Denielle Strader, an NRA-certified firearms instructor who sometimes works with her husband at the Shooters Paradise store and gun range, shudders at the mention of Gore's name. "Scary," she said. Phil Strader said Gore was a "raging antigun Democrat." George W. Bush, who promised in his presidential campaign to strengthen enforcement of existing gun laws but not enact new ones, "stayed safely in the middle," Strader said.
The war in Iraq, national security, and the economy have pushed gun control from the spotlight. But a violent spree like the Columbine High School shootings in Colorado, a terrorist attack using guns, or a high-volume debate in Congress over renewing the 1994 federal ban on 19 assault weapons next year could put guns in the campaign crosshairs.
In 1992, Howard Dean, then Vermont's governor, said in a National Rifle Association questionnaire that he opposed restricting ownership of assault weapons. As a presidential candidate, Dean now says he supports the current ban and would renew it, though he would not enact new federal laws, choosing to leave gun control up to individual states.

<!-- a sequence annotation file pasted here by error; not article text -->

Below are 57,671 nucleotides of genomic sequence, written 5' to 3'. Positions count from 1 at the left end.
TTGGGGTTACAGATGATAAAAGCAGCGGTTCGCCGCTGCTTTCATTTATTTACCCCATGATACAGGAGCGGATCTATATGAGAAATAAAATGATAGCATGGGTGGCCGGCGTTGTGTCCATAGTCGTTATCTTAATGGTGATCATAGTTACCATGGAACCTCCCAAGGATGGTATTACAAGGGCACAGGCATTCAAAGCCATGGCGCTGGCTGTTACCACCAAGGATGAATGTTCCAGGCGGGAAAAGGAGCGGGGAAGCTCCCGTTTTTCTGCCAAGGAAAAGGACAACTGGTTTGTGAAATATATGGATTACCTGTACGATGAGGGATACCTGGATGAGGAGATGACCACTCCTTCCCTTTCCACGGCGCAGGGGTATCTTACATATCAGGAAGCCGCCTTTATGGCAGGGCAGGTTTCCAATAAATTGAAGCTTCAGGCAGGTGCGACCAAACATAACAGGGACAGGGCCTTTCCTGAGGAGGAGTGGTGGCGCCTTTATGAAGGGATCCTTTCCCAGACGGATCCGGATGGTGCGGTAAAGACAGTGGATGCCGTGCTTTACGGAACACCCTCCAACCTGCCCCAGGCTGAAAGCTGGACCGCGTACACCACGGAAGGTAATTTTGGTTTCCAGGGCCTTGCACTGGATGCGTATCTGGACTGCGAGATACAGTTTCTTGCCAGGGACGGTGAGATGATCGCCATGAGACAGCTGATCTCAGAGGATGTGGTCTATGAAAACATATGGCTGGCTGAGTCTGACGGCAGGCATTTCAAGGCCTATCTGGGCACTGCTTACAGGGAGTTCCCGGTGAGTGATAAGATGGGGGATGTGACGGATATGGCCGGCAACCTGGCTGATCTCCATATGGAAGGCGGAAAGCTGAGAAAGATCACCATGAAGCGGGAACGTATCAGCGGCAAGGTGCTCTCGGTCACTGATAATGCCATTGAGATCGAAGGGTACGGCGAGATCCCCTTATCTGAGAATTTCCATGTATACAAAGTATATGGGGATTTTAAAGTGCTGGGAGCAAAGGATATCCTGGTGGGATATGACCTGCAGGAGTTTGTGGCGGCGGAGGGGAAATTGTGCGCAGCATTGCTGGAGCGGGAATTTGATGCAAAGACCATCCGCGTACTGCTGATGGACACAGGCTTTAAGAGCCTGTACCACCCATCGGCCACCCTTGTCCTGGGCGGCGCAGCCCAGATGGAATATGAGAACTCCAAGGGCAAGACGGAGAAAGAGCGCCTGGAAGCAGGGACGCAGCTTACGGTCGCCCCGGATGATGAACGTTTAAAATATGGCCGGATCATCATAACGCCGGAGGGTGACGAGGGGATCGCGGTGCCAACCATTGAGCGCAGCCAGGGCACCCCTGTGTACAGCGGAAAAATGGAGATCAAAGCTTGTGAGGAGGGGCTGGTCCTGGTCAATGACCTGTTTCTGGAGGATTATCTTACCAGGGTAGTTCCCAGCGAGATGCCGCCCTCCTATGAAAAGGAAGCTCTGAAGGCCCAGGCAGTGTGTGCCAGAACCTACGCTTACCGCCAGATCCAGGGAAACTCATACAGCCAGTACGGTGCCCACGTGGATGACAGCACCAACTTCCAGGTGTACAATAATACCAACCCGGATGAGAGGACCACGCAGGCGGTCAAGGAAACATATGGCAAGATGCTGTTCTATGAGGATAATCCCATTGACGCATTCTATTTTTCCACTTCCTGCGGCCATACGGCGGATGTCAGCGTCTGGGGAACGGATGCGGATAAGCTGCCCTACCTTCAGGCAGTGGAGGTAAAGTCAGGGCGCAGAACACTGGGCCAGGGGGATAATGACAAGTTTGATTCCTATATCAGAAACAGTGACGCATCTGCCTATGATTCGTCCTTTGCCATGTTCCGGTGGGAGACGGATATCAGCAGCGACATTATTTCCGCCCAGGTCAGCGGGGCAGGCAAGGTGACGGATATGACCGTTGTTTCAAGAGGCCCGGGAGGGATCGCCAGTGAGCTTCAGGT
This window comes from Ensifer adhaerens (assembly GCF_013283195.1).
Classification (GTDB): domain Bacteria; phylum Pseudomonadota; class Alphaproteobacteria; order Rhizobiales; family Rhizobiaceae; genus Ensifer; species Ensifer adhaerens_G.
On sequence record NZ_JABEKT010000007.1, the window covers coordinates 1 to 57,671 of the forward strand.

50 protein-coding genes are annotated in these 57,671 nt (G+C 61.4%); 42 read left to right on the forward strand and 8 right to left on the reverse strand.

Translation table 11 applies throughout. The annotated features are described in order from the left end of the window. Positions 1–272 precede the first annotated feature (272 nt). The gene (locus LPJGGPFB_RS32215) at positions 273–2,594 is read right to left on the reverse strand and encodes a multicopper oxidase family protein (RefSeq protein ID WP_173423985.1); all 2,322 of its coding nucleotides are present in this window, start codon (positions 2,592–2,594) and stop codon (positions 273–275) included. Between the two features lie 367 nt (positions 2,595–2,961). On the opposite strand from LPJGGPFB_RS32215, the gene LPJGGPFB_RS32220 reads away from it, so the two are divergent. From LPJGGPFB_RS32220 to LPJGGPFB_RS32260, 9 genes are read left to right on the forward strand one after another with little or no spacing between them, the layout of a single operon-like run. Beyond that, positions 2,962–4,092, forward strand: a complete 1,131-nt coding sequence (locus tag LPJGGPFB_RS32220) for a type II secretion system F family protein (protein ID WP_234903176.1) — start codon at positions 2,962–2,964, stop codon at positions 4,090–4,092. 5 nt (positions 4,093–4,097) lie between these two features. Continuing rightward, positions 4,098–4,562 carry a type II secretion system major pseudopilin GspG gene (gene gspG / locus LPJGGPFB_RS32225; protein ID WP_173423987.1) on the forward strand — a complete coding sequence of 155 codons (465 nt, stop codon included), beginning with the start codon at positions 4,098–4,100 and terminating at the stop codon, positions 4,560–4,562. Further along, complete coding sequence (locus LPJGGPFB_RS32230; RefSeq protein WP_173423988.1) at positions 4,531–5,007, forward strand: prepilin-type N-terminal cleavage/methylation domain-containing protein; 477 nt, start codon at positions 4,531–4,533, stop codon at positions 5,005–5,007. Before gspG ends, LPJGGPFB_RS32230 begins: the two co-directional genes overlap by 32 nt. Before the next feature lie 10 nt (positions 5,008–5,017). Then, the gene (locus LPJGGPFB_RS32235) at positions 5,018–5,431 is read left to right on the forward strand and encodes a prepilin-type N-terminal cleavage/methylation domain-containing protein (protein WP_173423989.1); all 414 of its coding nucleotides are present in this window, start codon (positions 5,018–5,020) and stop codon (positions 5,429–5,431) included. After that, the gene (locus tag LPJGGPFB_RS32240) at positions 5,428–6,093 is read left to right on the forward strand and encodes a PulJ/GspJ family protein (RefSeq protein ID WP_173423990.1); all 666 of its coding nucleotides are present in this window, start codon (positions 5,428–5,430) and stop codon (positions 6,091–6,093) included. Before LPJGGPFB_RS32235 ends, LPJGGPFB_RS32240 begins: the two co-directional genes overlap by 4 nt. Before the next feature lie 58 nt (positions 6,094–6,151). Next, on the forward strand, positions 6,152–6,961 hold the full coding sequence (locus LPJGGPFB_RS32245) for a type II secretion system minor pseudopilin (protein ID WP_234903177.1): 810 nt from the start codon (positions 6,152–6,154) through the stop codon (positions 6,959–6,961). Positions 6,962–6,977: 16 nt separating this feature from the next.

John F. Kerry, who voted for the original assault-weapons ban in the Senate, has accused Dean of being soft on gun safety and pandering to the NRA. As governor of a rural state, Dean defended the rights of gun owners and hunters and was was endorsed by the gun lobby.
"I don't want to be the candidate of the NRA, I don't want our party to be the party of the NRA," Kerry said after donning hunting gear and bagging two pheasants with a 12-gauge shotgun in front of a group of reporters and photographers in Iowa in October. "We can stand up for safety in America and keep guns out of the hands of children and felons and still respect the Second Amendment of our nation."
During a candidate debate in South Carolina in May, Joseph Lieberman disavowed licensing of gun owners, called it unconstitutional, and said he never supported it as Gore's running mate in 2000. Lieberman is sponsoring legislation to extend the 1993 Brady Law to require background checks on buyers who purchase guns from unlicensed dealers at gun shows.